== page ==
A number of euro zone countries and senior officials at the European Central Bank would like to see the euro bailout fund changed so that it can provide direct aid to banks. This could help Spain, which has emerged in recent days as a new center of the euro crisis, but Germany is opposed.
With an eye on the growing banking crisis in southern Europe, particularly in Spain, an increasing number of goverments as well as senior represenatives of the European Central Bank are pleading for the European Union's temporary euro backstop fund to be used to provide financial institutions with direct assistance.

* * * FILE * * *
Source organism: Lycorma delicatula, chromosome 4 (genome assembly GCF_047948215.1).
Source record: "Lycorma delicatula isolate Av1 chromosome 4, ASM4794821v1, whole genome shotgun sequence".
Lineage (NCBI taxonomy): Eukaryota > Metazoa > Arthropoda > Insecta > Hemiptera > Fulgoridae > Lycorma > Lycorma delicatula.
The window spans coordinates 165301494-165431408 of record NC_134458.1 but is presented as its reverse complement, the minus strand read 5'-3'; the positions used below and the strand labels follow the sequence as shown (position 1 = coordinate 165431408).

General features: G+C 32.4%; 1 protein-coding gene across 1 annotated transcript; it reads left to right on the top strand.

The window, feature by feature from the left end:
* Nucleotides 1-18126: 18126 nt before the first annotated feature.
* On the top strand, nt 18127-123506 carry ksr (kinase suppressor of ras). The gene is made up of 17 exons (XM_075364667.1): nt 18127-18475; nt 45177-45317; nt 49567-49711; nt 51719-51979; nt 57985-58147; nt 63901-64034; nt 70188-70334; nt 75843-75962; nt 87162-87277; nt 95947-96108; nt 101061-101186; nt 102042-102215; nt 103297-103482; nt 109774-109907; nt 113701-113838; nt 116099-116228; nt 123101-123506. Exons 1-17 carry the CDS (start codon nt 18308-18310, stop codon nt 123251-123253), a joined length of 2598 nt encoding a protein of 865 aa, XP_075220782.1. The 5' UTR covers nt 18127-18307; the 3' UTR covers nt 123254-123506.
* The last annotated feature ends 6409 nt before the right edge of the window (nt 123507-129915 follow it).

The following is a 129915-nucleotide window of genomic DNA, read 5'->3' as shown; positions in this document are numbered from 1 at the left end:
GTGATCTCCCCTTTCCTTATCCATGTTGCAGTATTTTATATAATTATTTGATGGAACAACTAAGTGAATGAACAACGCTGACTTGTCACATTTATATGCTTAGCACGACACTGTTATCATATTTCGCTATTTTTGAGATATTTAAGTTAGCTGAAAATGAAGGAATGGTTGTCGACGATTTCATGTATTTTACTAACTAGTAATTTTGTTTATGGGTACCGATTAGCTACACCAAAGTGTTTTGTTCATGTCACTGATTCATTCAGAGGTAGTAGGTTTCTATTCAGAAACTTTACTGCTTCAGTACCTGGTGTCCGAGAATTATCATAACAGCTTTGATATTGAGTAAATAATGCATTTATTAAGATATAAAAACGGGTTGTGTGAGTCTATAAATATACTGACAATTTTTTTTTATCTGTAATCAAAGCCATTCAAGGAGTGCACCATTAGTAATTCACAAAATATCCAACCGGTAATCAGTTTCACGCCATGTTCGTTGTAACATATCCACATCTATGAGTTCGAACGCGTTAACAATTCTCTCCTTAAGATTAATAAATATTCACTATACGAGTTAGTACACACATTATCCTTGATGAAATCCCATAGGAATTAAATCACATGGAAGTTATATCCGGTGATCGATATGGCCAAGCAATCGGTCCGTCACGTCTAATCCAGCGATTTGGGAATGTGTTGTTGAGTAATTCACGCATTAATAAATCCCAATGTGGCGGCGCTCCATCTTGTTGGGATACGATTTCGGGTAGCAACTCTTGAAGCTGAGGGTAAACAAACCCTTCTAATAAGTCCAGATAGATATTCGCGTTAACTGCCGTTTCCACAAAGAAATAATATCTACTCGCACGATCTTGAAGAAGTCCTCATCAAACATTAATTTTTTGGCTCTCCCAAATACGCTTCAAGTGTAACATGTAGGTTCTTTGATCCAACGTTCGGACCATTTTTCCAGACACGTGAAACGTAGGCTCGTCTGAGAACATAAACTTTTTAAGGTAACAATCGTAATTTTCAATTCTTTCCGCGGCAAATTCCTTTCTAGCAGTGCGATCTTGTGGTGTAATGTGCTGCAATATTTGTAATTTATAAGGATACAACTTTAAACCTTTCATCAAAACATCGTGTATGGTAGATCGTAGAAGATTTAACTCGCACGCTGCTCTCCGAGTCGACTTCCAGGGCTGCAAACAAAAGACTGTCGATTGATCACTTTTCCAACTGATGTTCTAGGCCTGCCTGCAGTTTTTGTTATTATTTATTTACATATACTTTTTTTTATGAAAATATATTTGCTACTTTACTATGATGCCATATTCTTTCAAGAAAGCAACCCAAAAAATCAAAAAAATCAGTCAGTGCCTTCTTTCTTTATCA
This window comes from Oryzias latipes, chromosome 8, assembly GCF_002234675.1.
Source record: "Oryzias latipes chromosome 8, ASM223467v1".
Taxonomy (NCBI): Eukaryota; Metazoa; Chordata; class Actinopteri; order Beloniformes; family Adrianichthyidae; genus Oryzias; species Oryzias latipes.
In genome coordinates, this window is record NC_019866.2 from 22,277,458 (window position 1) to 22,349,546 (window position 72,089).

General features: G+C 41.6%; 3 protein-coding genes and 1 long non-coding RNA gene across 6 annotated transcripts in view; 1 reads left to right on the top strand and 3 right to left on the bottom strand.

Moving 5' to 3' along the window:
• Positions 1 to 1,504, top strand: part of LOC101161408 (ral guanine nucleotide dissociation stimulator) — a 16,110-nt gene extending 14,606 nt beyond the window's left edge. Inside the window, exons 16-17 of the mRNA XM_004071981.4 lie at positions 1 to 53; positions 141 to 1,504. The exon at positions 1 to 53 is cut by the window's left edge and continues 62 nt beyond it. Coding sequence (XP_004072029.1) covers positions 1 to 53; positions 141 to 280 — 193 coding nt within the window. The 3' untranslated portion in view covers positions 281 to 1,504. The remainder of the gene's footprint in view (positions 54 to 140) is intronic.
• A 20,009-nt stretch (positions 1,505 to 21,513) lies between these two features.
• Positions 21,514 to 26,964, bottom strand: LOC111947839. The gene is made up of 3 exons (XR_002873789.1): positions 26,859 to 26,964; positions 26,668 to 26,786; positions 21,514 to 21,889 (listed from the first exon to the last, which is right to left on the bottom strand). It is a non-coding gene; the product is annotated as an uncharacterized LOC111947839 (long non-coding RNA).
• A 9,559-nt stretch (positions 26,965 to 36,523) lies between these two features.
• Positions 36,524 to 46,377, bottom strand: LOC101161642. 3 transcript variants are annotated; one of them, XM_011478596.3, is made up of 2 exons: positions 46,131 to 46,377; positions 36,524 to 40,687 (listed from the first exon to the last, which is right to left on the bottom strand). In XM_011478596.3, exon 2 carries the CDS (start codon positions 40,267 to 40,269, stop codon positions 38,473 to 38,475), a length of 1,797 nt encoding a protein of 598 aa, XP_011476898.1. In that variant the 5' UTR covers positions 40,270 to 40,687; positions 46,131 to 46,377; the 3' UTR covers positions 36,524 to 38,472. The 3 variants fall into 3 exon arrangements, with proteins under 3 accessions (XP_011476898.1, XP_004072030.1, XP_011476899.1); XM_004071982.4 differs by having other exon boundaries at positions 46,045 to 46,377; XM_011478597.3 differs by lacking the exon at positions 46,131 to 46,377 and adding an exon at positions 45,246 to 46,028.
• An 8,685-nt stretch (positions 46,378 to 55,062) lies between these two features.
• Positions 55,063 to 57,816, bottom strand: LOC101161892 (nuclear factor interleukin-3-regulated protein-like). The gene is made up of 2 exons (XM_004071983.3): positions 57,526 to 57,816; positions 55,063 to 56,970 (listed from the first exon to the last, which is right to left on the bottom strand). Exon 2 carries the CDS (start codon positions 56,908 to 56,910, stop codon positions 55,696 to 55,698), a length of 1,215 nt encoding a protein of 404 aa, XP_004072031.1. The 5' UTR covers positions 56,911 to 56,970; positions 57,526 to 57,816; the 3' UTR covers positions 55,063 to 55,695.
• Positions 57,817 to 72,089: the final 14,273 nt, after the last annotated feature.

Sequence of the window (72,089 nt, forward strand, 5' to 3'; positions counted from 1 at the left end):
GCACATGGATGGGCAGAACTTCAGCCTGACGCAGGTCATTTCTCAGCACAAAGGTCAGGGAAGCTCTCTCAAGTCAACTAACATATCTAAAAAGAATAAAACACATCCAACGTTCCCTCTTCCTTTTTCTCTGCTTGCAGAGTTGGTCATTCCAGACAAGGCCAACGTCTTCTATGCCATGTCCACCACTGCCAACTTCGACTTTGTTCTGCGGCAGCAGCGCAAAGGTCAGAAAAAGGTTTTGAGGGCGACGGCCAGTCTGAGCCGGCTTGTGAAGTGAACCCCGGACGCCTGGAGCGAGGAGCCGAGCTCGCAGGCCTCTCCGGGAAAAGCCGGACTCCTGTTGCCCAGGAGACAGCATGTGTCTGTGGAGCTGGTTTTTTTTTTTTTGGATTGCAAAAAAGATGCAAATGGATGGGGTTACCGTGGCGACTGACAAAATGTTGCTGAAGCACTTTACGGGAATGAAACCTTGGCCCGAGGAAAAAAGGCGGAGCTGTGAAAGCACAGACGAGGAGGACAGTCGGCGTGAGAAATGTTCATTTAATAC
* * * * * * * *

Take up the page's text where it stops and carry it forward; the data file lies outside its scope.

Sources familiar with the discussions told the Süddeutsche Zeitung that the parties would like to see the criteria used by the European Financial Stability Facility (EFSF) to allocate aid be relaxed to include financial institutions in the event they represent a greater problem than a country's government finances. So far, this aid has been paid to governments, which in turn provided some forms of assistance to beleagured banks. Read More